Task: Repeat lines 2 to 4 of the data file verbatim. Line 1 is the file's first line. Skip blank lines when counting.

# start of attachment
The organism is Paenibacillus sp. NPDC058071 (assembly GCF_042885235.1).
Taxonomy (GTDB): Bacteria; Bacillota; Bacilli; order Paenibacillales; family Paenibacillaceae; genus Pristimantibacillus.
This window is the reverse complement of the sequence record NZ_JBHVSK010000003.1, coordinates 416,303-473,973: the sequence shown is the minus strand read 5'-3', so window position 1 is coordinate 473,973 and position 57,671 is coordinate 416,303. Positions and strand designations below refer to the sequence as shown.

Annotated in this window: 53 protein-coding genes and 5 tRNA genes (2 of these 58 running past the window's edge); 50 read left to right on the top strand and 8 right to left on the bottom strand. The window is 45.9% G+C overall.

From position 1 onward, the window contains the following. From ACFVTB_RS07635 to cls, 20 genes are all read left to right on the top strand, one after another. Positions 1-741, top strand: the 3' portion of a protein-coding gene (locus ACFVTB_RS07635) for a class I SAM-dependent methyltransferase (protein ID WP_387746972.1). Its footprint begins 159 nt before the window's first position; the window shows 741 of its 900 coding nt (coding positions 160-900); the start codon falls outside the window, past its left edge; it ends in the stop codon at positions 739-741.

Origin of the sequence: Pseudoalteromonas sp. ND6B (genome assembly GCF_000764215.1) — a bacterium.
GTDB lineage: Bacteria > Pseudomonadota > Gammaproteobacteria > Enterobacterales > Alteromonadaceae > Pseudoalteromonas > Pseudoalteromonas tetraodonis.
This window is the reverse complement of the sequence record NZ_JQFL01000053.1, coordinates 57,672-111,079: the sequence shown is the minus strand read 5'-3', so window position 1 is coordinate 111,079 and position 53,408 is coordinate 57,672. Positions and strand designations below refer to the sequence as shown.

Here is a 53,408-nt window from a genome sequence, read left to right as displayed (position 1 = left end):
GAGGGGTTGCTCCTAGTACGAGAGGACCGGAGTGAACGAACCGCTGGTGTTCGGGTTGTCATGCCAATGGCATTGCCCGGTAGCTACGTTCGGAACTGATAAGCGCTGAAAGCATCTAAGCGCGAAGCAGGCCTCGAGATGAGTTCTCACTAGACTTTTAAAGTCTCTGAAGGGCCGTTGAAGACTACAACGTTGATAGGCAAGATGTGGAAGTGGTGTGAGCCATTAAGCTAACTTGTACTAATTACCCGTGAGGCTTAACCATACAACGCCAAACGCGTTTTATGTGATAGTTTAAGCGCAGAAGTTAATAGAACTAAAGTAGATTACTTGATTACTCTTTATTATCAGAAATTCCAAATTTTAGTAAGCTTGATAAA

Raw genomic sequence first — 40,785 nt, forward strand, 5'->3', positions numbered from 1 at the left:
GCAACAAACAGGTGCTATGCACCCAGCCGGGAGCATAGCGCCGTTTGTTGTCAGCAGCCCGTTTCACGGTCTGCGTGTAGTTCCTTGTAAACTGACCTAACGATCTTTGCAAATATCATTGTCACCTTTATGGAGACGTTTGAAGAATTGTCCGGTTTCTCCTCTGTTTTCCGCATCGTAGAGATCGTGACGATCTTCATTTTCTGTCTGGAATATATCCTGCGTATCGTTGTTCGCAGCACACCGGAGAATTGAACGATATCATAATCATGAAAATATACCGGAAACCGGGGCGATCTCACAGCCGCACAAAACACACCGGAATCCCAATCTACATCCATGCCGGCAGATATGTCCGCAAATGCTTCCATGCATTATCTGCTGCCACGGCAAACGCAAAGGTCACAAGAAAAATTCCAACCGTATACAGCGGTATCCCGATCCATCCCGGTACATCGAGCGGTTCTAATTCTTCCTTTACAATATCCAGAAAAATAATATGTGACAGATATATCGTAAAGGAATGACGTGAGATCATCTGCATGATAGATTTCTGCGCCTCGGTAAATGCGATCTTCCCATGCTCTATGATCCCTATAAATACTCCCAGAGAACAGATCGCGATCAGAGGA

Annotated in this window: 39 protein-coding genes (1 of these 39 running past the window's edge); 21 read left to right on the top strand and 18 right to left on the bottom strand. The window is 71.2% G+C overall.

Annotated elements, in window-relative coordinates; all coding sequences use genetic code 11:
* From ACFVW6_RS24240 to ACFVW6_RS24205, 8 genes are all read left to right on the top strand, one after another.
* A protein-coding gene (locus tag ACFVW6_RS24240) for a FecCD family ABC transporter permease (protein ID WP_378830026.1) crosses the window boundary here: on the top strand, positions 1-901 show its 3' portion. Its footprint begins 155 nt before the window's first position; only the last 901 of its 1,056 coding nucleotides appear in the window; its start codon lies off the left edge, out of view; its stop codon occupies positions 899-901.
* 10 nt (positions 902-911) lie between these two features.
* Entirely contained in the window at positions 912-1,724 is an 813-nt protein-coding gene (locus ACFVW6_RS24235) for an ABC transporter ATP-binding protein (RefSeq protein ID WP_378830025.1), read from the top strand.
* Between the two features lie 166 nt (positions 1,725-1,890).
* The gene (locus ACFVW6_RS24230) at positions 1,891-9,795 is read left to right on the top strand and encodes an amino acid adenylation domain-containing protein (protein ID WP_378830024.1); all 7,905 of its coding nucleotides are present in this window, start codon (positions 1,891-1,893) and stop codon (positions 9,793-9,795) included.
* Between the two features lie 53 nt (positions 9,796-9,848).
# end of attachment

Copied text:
Taxonomy (GTDB): Bacteria; Bacillota; Bacilli; order Paenibacillales; family Paenibacillaceae; genus Pristimantibacillus.
This window is the reverse complement of the sequence record NZ_JBHVSK010000003.1, coordinates 416,303-473,973: the sequence shown is the minus strand read 5'-3', so window position 1 is coordinate 473,973 and position 57,671 is coordinate 416,303. Positions and strand designations below refer to the sequence as shown.

Annotated in this window: 53 protein-coding genes and 5 tRNA genes (2 of these 58 running past the window's edge); 50 read left to right on the top strand and 8 right to left on the bottom strand. The window is 45.9% G+C overall.